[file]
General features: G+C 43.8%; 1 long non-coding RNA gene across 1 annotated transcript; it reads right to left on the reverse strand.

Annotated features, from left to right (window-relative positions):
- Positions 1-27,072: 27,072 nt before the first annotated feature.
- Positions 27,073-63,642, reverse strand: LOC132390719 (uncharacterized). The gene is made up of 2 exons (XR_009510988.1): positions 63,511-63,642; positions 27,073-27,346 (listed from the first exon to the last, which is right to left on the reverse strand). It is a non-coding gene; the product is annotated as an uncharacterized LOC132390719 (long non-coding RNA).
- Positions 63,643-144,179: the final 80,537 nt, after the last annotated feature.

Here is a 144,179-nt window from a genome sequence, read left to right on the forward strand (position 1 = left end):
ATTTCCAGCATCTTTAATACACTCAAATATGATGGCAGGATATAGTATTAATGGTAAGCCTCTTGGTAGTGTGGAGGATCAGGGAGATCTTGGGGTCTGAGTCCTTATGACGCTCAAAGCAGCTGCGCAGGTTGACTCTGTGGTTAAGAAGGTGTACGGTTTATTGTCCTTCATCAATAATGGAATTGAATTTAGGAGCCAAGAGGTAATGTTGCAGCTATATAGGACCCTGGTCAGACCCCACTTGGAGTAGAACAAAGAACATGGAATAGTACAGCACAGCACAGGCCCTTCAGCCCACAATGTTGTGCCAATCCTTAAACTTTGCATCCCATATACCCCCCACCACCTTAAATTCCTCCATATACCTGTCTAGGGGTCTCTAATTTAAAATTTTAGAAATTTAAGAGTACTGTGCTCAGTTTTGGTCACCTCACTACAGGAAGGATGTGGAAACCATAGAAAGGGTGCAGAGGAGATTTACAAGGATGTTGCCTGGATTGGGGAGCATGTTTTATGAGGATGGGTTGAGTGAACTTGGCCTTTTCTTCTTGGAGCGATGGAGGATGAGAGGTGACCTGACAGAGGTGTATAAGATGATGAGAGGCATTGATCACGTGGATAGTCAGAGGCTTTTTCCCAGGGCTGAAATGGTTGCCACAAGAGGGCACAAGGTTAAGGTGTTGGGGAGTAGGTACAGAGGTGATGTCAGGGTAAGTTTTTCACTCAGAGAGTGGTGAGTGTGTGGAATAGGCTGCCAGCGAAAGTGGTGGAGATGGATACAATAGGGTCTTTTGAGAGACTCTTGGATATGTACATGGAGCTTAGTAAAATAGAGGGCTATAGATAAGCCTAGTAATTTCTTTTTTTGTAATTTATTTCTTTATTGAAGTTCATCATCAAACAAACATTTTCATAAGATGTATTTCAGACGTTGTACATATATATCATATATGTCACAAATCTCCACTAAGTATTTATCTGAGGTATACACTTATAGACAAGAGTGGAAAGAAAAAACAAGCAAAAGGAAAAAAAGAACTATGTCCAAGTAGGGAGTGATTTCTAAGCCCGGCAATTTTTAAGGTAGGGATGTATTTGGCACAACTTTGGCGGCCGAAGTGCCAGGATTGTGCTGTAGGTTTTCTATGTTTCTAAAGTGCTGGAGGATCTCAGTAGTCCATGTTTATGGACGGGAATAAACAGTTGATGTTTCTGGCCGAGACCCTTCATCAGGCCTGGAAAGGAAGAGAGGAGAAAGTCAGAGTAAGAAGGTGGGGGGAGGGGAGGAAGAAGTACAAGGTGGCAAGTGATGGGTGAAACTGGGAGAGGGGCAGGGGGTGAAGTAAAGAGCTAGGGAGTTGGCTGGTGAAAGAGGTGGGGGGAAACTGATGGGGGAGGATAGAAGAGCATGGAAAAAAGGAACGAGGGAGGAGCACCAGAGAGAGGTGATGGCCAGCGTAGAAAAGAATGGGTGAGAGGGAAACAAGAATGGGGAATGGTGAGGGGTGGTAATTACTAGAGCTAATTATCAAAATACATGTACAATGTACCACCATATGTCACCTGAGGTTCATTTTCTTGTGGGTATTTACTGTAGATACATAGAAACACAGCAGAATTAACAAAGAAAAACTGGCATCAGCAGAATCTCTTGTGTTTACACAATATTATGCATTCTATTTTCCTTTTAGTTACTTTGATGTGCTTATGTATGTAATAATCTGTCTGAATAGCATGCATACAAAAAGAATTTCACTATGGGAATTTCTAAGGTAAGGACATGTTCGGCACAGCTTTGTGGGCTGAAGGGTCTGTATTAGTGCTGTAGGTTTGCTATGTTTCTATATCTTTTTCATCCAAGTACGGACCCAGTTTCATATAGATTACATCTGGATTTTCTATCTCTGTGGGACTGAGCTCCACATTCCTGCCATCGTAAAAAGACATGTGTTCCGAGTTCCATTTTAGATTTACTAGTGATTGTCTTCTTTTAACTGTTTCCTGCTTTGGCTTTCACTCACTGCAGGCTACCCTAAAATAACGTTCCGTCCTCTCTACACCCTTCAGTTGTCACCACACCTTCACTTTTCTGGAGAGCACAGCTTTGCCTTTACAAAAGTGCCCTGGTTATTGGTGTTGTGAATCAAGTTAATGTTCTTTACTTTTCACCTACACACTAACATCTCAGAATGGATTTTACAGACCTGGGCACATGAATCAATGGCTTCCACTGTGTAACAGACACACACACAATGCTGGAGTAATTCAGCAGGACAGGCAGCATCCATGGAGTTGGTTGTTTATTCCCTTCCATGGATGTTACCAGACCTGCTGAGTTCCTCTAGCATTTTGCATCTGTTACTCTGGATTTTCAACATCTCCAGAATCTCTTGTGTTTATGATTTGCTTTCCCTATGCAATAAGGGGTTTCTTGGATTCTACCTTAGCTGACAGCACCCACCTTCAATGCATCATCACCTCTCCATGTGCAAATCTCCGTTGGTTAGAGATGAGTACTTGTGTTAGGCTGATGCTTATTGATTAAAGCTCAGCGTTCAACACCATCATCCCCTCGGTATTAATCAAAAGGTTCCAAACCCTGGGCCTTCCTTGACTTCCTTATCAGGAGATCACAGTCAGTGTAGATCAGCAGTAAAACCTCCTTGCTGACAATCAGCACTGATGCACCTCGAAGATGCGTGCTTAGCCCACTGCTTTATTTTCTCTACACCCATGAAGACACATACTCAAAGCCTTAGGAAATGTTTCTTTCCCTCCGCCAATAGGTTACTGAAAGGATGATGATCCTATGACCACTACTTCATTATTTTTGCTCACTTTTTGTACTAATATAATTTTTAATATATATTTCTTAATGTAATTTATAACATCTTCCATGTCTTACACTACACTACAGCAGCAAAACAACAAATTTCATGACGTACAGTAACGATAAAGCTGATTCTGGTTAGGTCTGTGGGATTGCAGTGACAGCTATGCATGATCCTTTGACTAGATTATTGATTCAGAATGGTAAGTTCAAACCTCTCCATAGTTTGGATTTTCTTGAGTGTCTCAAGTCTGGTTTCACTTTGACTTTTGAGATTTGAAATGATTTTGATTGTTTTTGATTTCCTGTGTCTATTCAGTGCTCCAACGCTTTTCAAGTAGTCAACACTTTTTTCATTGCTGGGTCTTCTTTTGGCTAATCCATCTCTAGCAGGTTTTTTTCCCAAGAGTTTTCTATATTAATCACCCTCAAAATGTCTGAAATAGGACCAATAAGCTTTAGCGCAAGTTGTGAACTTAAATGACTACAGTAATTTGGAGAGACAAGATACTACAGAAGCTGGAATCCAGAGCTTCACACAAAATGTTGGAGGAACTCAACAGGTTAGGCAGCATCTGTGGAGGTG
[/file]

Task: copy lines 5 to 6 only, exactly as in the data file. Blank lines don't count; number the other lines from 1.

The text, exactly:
- Positions 63,643-144,179: the final 80,537 nt, after the last annotated feature.

Here is a 144,179-nt window from a genome sequence, read left to right on the forward strand (position 1 = left end):